by Buff 'Oon on November 13, 2006 at 12:05 pm. Reply #

James – Councillors are elected to represent the people, not the armed forces!

by Rob F on November 13, 2006 at 1:10 pm. Reply #

Rob, James is right. If war heroes can put the time and effort in to ensure their uniforms are spick and span surely a ‘humble’ Lib Dem councillor in Oxford can.

And Stephen, it’s about tradition and history. Pomp and circumstance is one of the traditions on this great island nation that makes it so special, I’m disheartened to learn that you are using the totally political excuse of ‘I’m just like everyone else, I’m too good for the robes’ to disregard years of tradition. It’s sad that you are using Remembrance Sunday as a way of making and scoring political points.

Oh, and another thing… God save the Queen.

by Will B on November 13, 2006 at 2:36 pm. Reply #

I disagree. Stephen is right. The nasty fusty moth eaten things at Oxford City Council are there to show they are better than proles but not as good as university men. Such hierarchy should be subsumed for the act of Remembrance more especially. One no longer, if one ever did, sees the Prime Minister, Leader of the Opposition and all the High Commissioners attend in court dress or morning dress.

The current Lord Mayor because he is representing the Crown through his Charter alongside the Lord Lieutenant should get all dressed up (LL wears his number ones) by all means as they actually participate in the ceremony by laying a wreath each.

Besides, if you knew what they wore to the council chamber, you’d realise that decent sombre lounge suits and coats are a significant mark of respect…:)

Though perhaps, if you are not wearing a gown, you should not take part in the procession but meet them at the memorial next time? Just cause it looks a little odd.

But really, those robes should go on a bonfire some year. They are nasty.

by Jock Coats on November 13, 2006 at 3:04 pm. Reply #

I suspect that the Oxford robes are a town/university thing.
If parading I would suggest wearing the appropriate dress for the office. ie academics taking part in a degree ceremony should wear academic dress, but if not processing don’t wear it.
I also find the act of remembrance an entirely personal thing. So generally do it in my own time, and with my own reflections.

by Radders on November 13, 2006 at 3:50 pm. Reply #

You see the problem with having intellectually pleasing, yet pragmatically redundant ideas like republicanism and Socialism is that they fail two key tests.

Are they better than what we already have?

Is it dogmatically following an idea for the sake of it, rather than being practical.

President Branson?
President Judi Dench?

No thanks

by Anonymous on November 13, 2006 at 4:04 pm. Reply #

I was at a lunch with Dame M a few years ago. Lovely woman. She wore robes shortly afterwards to collect an honorary degree.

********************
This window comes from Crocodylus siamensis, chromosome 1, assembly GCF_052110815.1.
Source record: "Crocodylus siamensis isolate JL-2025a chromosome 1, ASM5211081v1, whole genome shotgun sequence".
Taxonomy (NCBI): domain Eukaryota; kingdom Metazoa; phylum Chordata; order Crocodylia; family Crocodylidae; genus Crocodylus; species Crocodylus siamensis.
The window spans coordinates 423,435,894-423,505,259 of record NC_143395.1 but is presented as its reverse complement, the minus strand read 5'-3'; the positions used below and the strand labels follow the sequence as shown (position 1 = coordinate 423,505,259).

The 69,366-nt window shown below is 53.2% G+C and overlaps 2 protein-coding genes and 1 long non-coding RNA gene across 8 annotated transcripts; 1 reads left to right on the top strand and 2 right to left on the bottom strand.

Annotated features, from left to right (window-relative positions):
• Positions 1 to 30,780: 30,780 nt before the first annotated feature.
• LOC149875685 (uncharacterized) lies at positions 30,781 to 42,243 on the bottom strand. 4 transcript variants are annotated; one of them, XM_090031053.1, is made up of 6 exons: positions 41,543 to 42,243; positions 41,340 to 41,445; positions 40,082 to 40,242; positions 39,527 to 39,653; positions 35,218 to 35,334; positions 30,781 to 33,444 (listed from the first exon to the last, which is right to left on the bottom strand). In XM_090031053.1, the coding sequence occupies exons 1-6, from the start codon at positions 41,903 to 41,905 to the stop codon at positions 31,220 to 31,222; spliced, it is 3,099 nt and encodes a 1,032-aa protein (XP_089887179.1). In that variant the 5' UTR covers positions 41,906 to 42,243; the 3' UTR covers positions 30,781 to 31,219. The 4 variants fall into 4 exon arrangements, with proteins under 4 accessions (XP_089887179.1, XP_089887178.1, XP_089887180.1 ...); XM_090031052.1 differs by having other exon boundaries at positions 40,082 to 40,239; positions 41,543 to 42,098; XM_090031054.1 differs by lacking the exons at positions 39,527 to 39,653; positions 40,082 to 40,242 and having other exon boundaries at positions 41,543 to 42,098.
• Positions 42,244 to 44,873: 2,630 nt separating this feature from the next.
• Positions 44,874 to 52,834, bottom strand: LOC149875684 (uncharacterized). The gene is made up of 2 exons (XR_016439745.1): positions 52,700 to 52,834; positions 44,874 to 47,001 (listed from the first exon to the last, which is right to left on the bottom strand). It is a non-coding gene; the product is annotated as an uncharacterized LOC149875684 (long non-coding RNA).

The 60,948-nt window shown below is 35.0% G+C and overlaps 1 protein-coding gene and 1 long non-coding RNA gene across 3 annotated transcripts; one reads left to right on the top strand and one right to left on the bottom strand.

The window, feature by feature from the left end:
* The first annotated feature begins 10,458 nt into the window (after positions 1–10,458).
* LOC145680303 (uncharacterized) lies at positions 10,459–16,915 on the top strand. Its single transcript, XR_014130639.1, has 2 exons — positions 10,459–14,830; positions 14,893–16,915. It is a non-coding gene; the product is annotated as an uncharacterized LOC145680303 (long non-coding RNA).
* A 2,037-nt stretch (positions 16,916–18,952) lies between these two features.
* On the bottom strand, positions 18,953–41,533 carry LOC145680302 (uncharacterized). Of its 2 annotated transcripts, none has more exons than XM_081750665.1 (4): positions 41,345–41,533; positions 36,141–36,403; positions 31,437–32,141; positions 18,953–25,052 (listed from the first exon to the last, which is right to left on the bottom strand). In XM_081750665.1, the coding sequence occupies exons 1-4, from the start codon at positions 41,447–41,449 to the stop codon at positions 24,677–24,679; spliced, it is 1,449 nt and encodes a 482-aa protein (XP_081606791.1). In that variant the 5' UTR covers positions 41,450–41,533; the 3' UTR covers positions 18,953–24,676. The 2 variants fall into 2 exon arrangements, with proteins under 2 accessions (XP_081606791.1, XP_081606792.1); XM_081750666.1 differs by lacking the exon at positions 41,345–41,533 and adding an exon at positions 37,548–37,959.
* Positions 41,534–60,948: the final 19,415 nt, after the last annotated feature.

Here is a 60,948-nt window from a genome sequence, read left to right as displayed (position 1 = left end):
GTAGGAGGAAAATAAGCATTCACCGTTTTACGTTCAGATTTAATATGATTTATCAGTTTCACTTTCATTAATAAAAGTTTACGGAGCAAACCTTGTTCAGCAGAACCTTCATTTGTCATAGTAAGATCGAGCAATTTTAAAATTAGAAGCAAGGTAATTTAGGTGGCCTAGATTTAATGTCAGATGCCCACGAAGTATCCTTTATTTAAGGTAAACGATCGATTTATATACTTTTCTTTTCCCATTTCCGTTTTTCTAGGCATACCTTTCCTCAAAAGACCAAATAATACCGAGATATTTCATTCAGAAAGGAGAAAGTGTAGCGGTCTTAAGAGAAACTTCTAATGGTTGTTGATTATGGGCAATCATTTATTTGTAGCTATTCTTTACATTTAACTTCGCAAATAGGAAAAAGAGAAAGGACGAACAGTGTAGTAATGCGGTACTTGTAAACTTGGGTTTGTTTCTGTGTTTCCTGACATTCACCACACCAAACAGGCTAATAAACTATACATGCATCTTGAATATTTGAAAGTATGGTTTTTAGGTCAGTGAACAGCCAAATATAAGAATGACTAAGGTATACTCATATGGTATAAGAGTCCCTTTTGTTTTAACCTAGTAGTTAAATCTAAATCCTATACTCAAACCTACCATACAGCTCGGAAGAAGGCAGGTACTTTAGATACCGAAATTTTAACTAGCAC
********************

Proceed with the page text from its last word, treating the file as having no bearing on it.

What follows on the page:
I’m sure she’d make a very good ceremonial president. At least it could be a free choice for her and the British people – just as forms of remembrance need to be a free choice for them to have real meaning.

by Will on November 13, 2006 at 4:20 pm. Reply #

I applaud your stand on robes and the national anthem. Consider yourself lucky, Steve. The convention at Newbury is for Town Councillors to wear robes AND hats (bicorn for male, tricorn for female). A few years ago, I put up a motion to end this convention which was narrowly defeated only due to Tory votes. But as the council as a whole had expressed a view to continue this convention I am happy to go along with it.

As for the National Anthem, I am also a proud Republican but I sing it with the proviso that I always sing “our Queen” even when the words are actually “the Queen” because I am damned if I am going cave into the idea that the Queen is somehow foisted on us – she is only the Queen because we – as a whole – want her to be – so she is “our Queen” not “the Queen” – that is my little private revolt.

by Paul Walter on November 13, 2006 at 6:35 pm. Reply #

Phew! – so this is what happens when Iain Dale links to me…

For the record, I polished my shoes to a military shine, well enough I’m sure even to satisfy my dad, who did National Service in the 1950s. My white shirt was freshly laundered and crisply pressed, my tie a creditable half-windsor. I don’t for a moment believe anyone who saw me process – whether military or public – thought I was letting the side down.

Remembrance Sunday is a commemoration of others’ passing; it is also a celebration of our freedoms. That is the tradition and history for which I have deepest respect.

by Stephen Tall on November 13, 2006 at 6:41 pm. Reply #

I agreed with what you said Stephen, apart from the Republican bit! 😉

by Paul Burgin on November 13, 2006 at 6:52 pm. Reply #

I agreed with sod all, on the principle on never agreeing with a word a Lib Dem says…

by Elephunt on November 14, 2006 at 1:19 pm. Reply #

I agreed it

by robe-or on May 29, 2009 at 3:57 am. Reply #